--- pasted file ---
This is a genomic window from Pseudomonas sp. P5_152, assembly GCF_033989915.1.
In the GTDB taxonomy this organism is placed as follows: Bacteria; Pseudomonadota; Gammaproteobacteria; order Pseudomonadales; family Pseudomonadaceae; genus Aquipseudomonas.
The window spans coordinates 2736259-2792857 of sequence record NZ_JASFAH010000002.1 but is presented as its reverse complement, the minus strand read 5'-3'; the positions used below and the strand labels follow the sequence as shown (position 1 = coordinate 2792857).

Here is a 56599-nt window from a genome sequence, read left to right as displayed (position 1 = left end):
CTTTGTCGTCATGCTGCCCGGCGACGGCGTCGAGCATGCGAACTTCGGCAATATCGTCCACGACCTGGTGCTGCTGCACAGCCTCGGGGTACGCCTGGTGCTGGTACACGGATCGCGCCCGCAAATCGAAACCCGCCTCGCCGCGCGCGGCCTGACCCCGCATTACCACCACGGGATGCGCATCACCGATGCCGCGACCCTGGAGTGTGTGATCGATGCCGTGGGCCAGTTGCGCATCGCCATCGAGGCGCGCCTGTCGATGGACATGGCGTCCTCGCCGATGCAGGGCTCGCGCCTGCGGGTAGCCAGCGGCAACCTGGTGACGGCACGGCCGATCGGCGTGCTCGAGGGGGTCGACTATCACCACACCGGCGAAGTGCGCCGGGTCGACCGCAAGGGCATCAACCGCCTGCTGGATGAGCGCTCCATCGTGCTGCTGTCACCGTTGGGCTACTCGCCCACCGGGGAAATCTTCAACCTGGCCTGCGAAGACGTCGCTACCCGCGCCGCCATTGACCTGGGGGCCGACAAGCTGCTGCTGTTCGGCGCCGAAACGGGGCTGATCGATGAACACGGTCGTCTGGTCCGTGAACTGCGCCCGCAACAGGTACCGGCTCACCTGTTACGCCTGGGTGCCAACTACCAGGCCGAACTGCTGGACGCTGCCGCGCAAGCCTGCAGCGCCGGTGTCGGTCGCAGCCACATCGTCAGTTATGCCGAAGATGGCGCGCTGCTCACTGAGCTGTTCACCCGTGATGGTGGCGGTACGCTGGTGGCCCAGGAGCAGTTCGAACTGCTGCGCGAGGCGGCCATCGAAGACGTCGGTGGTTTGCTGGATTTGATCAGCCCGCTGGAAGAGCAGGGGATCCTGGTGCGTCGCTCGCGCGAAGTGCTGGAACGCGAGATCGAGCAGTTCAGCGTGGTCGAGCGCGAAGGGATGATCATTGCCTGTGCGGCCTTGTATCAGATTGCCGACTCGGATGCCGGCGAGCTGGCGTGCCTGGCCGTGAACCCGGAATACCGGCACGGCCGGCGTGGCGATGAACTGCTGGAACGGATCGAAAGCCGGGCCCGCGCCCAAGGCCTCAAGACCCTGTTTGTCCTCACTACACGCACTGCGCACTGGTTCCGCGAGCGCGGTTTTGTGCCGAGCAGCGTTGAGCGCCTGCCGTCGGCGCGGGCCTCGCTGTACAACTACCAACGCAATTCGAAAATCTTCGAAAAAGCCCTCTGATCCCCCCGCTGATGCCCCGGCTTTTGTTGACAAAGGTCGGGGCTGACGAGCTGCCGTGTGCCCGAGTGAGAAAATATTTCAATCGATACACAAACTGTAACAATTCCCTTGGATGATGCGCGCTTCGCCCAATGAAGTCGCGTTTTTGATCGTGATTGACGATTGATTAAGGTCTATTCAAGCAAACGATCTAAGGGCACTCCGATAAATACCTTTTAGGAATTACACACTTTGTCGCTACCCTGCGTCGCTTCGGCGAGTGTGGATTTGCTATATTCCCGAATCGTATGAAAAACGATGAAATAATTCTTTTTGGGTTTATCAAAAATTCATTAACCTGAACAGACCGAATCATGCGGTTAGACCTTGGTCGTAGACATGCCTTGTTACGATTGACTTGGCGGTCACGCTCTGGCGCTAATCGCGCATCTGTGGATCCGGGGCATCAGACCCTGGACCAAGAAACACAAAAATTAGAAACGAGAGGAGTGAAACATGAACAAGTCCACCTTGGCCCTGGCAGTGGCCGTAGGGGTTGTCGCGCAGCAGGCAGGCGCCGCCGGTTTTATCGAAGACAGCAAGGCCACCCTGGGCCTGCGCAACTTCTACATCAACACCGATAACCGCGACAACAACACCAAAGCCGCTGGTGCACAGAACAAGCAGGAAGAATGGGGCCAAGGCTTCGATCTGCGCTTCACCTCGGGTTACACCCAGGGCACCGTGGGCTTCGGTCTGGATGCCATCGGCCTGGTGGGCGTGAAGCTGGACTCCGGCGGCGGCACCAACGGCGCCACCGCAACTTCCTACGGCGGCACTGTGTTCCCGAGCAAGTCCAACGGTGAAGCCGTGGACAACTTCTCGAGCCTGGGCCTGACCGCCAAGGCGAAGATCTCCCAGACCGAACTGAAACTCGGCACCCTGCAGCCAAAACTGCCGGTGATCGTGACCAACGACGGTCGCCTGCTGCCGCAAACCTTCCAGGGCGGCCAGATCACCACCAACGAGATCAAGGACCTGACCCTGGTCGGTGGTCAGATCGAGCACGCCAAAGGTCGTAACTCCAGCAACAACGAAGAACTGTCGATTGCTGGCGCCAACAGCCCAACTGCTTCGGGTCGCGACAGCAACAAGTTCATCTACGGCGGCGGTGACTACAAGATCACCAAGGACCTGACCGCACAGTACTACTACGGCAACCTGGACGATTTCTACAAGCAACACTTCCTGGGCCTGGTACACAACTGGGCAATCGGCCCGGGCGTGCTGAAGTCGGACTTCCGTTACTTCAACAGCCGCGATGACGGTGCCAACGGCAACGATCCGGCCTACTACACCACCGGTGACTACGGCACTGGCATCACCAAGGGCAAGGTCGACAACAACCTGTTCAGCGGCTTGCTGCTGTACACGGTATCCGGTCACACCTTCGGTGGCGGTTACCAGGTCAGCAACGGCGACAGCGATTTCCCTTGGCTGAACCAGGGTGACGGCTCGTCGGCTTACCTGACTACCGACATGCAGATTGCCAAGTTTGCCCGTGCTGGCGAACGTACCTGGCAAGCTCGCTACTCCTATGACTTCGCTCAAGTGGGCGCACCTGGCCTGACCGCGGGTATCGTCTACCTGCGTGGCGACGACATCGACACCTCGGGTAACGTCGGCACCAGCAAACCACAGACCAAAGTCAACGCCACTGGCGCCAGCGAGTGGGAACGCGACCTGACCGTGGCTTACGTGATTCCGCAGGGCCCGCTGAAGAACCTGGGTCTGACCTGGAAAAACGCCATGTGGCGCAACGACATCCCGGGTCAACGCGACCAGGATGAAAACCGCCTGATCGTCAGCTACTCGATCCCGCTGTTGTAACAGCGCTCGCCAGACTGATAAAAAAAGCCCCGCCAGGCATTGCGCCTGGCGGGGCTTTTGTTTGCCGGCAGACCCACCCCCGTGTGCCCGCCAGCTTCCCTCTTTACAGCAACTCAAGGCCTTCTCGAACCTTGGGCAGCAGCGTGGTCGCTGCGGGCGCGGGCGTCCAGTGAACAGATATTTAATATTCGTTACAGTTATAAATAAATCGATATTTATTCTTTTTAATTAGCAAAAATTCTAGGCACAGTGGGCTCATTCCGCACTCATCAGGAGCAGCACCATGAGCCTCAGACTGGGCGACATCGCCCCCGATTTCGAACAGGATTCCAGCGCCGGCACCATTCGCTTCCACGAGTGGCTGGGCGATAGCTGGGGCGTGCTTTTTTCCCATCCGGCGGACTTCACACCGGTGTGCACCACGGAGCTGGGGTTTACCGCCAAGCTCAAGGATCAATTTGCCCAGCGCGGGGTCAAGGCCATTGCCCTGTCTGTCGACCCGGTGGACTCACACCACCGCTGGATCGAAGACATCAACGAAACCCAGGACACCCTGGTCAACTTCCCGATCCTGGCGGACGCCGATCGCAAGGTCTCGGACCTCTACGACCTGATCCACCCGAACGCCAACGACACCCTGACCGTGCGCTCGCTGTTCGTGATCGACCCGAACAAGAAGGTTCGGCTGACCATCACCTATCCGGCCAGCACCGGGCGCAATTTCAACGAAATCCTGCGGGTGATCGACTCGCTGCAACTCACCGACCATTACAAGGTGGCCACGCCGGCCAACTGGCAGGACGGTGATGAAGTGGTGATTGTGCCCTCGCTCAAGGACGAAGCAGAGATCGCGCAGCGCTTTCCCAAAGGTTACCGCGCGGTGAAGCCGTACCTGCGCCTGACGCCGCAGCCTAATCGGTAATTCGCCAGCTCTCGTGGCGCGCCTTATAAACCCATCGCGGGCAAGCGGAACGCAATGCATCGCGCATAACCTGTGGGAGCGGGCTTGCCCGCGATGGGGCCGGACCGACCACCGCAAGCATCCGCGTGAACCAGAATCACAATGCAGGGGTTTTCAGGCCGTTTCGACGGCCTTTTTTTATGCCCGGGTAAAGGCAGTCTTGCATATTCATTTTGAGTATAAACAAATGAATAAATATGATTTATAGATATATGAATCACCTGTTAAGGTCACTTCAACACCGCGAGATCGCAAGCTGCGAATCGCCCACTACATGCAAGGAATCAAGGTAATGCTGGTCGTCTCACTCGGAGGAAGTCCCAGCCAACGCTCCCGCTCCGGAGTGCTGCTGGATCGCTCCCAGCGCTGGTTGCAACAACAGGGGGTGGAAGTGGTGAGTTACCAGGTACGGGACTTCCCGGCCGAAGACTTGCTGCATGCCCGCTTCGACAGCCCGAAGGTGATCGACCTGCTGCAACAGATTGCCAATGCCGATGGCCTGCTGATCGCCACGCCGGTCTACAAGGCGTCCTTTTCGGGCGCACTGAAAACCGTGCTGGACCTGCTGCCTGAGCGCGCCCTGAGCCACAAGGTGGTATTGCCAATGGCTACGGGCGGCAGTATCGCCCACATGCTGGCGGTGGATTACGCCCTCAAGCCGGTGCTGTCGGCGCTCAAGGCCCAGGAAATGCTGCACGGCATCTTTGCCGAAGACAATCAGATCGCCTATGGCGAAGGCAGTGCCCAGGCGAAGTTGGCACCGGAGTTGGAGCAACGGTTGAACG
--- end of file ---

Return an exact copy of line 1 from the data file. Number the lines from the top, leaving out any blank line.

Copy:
This is a genomic window from Pseudomonas sp. P5_152, assembly GCF_033989915.1.